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Qualcomm Snapdragon 821/823 scores nearly 155000 points on AnTuTu

Qualcomm Snapdragon 821/823 scores nearly 155000 points on AnTuTu
Qualcomm Snapdragon 821/823 scores nearly 155000 points on AnTuTu
An upcoming LeEco smartphone has appeared in the benchmark database with scores around 10 percent higher than the existing Snapdragon 820 SoC.

LeEco announced earlier this year that the Le Max Pro would be one of the very first consumer smartphones to sport the new Snapdragon 820 SoC. Now, the same Chinese manufacturer may once again be the first out of the gate with the updated Snapdragon 821/823 SoC. A recent AnTuTu entry shows that the LeEco "Lex720" is sporting the unannounced Snapdragon MSM8996PRO and its score highly suggests an upgraded or overclocked version of the Snapdragon 820.

Most flagship devices as of 2016 are scoring an average of 140000 points on AnTuTu including the HTC 10. The leaked LeEco benchmark, however, shows 154272 points in the same benchmark to represent about a 10 percent increase. Perhaps coincidentally, the rumored Snapdragon 821/823 is expected to be an overclocked Snapdragon 820 from 2.15 GHz to 2.5 GHz, so the rough 10 percent jump in raw performance sounds about right.

Whether or not the higher clock rates would have a tangible effect on core temperature remains unknown. A potential candidate for the Snapdragon 821/823 other than the LeEco would be the unannounced Samsung Galaxy Note 7 that is expected to come this August and the rumored Xiaomi Mi 5 refresh.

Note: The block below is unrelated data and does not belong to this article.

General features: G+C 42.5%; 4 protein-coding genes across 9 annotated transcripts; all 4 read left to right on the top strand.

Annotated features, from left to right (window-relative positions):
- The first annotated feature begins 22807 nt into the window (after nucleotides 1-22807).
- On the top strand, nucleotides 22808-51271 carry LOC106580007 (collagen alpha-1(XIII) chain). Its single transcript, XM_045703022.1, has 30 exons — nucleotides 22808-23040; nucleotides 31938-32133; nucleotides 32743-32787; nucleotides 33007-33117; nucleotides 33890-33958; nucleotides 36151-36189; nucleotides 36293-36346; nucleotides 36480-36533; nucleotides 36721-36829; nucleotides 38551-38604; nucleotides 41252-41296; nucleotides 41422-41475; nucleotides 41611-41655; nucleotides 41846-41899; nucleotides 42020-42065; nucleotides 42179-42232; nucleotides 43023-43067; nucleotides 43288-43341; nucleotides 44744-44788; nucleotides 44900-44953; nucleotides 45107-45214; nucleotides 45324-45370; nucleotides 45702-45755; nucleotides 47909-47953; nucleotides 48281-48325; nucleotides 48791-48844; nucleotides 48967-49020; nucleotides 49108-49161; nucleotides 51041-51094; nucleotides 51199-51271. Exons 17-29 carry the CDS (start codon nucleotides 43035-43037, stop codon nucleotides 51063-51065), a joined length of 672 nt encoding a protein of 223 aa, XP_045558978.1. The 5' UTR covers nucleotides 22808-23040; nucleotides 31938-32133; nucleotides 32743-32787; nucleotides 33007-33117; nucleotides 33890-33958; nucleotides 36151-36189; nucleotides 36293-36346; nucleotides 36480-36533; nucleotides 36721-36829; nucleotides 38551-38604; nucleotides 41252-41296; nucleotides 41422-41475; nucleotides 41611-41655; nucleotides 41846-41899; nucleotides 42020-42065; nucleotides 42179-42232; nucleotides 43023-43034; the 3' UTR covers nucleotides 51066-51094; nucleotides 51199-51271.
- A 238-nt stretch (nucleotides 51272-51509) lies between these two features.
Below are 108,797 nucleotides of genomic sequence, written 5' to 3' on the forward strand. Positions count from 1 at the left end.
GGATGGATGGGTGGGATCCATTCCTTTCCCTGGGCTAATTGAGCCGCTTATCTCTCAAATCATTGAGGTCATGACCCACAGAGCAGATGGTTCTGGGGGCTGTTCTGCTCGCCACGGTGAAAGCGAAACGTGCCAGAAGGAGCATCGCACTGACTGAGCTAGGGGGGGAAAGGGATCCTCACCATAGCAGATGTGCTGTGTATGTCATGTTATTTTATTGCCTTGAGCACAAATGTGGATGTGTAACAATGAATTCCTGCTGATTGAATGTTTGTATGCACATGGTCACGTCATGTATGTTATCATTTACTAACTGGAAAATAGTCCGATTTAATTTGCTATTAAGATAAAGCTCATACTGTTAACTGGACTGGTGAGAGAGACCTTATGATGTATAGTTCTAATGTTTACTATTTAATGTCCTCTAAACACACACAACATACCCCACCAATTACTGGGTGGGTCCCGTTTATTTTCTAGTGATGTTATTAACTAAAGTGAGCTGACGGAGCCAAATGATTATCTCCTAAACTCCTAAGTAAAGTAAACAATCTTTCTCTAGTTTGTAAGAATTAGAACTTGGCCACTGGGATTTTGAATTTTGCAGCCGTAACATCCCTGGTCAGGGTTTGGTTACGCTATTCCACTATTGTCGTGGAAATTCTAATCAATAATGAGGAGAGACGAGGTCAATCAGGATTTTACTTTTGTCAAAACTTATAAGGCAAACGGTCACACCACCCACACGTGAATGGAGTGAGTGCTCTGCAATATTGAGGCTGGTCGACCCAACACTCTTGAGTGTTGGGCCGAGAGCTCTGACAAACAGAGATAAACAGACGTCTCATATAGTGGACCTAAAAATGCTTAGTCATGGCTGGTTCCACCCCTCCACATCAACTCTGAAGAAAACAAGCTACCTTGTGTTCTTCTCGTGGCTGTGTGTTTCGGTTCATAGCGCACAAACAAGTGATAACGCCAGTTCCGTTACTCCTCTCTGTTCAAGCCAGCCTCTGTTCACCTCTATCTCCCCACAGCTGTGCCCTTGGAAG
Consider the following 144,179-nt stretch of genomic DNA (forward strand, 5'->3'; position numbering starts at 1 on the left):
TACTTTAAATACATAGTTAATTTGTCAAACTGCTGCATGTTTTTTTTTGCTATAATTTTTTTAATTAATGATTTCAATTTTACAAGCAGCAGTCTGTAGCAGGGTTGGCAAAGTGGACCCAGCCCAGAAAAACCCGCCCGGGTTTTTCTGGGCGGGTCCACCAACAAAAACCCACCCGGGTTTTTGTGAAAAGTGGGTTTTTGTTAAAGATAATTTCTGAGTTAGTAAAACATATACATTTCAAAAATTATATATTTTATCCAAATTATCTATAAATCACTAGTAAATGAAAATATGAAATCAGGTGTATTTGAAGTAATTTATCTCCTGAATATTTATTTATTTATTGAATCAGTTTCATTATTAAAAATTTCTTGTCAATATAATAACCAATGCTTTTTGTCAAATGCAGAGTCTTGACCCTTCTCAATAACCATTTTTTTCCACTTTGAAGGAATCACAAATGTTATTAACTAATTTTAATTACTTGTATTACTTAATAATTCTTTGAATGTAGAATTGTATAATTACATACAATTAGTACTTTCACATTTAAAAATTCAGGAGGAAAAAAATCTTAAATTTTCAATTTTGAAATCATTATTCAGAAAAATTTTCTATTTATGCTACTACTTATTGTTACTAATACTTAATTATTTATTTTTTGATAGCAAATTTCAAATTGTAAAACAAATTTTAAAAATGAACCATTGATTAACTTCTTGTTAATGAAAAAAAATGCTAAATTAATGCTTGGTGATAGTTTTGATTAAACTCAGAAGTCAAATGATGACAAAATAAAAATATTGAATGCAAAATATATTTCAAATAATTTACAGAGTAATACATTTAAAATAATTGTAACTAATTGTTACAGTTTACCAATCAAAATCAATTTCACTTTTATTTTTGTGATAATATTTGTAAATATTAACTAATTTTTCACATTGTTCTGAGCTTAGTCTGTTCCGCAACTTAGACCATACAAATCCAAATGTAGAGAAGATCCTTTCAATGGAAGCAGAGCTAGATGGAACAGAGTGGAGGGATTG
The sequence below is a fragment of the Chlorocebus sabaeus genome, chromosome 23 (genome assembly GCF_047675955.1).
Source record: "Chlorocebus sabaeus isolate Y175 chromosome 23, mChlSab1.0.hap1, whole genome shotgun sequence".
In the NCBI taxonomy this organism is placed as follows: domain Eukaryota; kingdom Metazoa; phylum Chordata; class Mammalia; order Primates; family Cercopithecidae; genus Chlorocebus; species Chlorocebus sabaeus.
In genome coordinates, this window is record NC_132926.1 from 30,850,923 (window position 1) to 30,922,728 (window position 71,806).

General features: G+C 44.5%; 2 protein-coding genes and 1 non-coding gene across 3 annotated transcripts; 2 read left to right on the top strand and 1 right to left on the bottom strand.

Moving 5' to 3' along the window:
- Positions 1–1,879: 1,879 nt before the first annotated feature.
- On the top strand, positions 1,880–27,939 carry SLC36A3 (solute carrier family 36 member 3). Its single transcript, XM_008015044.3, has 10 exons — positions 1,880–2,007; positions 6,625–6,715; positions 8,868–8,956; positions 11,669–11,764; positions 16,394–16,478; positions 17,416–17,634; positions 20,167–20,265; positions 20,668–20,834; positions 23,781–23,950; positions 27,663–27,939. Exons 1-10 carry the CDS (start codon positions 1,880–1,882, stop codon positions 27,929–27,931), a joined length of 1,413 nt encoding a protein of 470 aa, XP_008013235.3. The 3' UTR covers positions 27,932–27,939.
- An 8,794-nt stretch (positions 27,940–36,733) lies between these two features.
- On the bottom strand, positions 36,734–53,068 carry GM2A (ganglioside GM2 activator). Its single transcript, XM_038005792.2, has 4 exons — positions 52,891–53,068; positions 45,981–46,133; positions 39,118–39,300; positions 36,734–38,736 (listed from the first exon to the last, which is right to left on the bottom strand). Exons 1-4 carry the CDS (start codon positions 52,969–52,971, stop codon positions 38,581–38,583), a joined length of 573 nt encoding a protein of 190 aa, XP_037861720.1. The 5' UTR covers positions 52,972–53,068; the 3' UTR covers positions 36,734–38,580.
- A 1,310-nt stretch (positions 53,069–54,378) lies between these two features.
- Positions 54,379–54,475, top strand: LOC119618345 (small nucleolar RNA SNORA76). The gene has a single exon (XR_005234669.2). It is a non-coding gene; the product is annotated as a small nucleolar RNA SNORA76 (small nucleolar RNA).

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> Notebook / Laptop Reviews and News > News > News Archive > Newsarchive 2016 06 > Qualcomm Snapdragon 821/823 scores nearly 155000 points on AnTuTu
Alexander Fagot/ Allen Ngo, 2016-06-28 (Update: 2016-06-29)
Allen Ngo
Allen Ngo - US Editor in Chief
After graduating with a B.S. in environmental hydrodynamics from the University of California, I studied reactor physics to become licensed by the U.S. NRC to operate nuclear reactors. There's a striking level of appreciation you gain for everyday consumer electronics after working with modern nuclear reactivity systems astonishingly powered by computers from the 80s. When I'm not managing day-to-day activities and US review articles on Notebookcheck, you can catch me following the eSports scene and the latest gaming news.